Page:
“hey Dan! How are you?”
“ahhh. Hi Sep. Ahhh… Not too good actually, Ma’s in hospital.”
“Ma’s in hospital”
“she can’t open her eye. They think she’s got swelling in her brain. She’s in Frankston hospital, but they don’t seem to be able to help her.”
“Sarah… Dad doesn’t know what to do. We think she needs a specialist. He said maybe you could call Tony for us?”
“can I speak to Hambone?”
Maybe it’s not as bad as it sounds. Hambone’s dad was hospitalized for a subcranial bleed a couple of years ago. The cavity between the brain and the skull filled with blood, caused swelling and then it had to be drained. He was ok after a couple of days. I google like a crazy woman, and find at least three diagnoses that fit her symptoms and go some way towards easing my state of mind. It could be a subcranial bleed, or a random swelling pressing on the pituitary gland which would refer swelling to the right optic nerve. That could be with or without tumor. Of course it would be without.
I’m stuck. I’m her daughter, her eldest. We’re very close – we email every couple of days, skype frequently. Each year either I go home or she comes over. Mum and dad were due in Dubai . We were going to have 5 1/2 glorious weeks in Europe. My brother, although he lives in Melbourne, does that non-committed drifty thing that all sons seem to do. He’s there, but more on a NEED basis rather than a want one. I regard myself as the important one. But with my move to Dubai I lost that vital ‘R’ and became impotent. I can do nothing. I can’t tell her I love her, or that everything is going to be ok. I can’t make sure dad’s coping. I can’t help in any way whatsoever. I can’t even seem to hold myself together enough to talk on the phone. Hambone plays phone tag with My brother and his own (Tony, our savior in all serious health issues, who is a highly respected and well connected Melbourne surgeon and all round incredibly nice and helpful bloke), sorting out hospital beds, which seem to be very difficult to find despite my parents’ private health insurance and the urgency of the situation. Dan rises up and does all the important things, and the only thing I can do is book a plane ticket.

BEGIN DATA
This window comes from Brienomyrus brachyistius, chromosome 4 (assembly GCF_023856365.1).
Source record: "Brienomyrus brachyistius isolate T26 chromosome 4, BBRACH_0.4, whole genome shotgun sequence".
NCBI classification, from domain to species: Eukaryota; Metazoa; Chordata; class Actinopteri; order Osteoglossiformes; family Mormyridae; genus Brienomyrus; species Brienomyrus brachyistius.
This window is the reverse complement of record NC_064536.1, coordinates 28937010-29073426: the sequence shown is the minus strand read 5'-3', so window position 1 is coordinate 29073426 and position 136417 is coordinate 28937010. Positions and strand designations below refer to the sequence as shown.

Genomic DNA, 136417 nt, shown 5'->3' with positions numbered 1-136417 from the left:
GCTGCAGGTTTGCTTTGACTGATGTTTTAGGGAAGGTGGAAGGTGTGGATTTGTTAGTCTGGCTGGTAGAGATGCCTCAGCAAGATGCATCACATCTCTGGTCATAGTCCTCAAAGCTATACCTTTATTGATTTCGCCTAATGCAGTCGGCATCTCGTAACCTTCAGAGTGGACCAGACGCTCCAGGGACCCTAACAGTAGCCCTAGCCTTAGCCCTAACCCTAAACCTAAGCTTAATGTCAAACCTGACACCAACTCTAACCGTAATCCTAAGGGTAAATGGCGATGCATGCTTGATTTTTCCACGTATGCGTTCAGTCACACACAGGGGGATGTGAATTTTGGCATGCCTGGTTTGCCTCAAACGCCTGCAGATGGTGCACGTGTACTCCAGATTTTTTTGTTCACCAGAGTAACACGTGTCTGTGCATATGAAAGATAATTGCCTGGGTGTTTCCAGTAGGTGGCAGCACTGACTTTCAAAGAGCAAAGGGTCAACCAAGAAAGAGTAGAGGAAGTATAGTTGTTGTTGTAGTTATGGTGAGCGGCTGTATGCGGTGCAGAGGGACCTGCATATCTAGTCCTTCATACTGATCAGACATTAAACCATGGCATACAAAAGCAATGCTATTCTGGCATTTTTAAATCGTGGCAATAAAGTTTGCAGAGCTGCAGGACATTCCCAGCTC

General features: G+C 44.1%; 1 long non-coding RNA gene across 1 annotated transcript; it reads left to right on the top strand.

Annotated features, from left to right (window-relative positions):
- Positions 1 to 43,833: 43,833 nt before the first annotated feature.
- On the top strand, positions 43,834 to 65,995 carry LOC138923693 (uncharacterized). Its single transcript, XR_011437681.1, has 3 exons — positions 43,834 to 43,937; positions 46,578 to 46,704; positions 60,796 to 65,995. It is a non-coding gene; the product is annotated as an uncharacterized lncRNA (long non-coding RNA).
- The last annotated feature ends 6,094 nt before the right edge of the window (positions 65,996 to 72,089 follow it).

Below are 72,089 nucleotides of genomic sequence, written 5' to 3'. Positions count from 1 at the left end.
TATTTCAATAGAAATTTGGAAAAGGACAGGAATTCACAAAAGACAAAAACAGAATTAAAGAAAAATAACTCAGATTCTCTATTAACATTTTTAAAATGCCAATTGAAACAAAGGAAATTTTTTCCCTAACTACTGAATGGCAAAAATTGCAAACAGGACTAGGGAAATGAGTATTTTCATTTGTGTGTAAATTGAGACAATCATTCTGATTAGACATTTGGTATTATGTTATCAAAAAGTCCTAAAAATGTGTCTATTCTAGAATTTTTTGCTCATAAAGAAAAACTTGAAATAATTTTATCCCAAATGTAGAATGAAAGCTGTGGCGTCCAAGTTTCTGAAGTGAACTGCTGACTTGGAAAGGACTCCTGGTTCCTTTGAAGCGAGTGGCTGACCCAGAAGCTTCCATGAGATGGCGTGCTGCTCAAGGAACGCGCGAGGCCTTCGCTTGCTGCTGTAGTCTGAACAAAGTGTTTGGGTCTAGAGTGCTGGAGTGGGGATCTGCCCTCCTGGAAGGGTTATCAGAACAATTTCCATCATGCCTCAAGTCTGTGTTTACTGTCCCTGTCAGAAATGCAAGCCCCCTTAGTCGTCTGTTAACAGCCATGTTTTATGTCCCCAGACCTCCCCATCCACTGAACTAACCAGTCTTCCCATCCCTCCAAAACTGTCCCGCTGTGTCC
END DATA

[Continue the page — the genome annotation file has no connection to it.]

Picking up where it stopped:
“Don’t get on a plane straight away. We don’t know how bad it is.” They keep on telling me.
My mother had a knee replacement 6 weeks ago. Besides that, she’s always been the tough one. Her own mother is 92, and they share similar constitutions. I had noticed mum had been a little off-form the last few weeks. I’d even questioned Dad about it, but it all got hidden because of the operation she had just been through. Mum has never reacted well to anesthetic, and her headaches, nervousness around a computer, sudden impatience and baffling frailty in stressful situations had been put down to post operative trauma.
She even told herself that this was normal. When she had fallen out of bed and couldn’t get up, she had refused to let Dad call the ambulance. She was fine. She was always fine. Dad, who takes a cocktail of candy-colored pills each day for cholesterol, blood pressure, arthritis, blood thinning, pain and all kinds of other things was the one who got sick. Mum was always the strong one. So now, when she is lying in Frankston hospital unable to talk, with a morphine drip for the blinding headache and an oxygen mask to keep her breathing, dad tells himself it’s going to be something simple. Mum’s going to be fine. She’s always fine.
Dan calls again at .
“she’s still in Frankston. They haven’t moved her. They’re not doing anything here, but I cant get Epworth hospital to come get her. Tony says to call his secretary but I can’t get onto her. Sarah…. They’ve got the scans back…. It’s a tumor.”
“We don’t know if it’s cancer. Dad says don’t race off thinking crazy stuff.”
“Dan, she’s got something growing in her brain. I’m coming home.”
“Why don’t you wait till she sees a neurosurgeon?”
“Dan, if you were 14 hours away by plane and you got this news, you would come, wouldn’t you?”
“Ok. Speak to hambone. I’ll see you soon”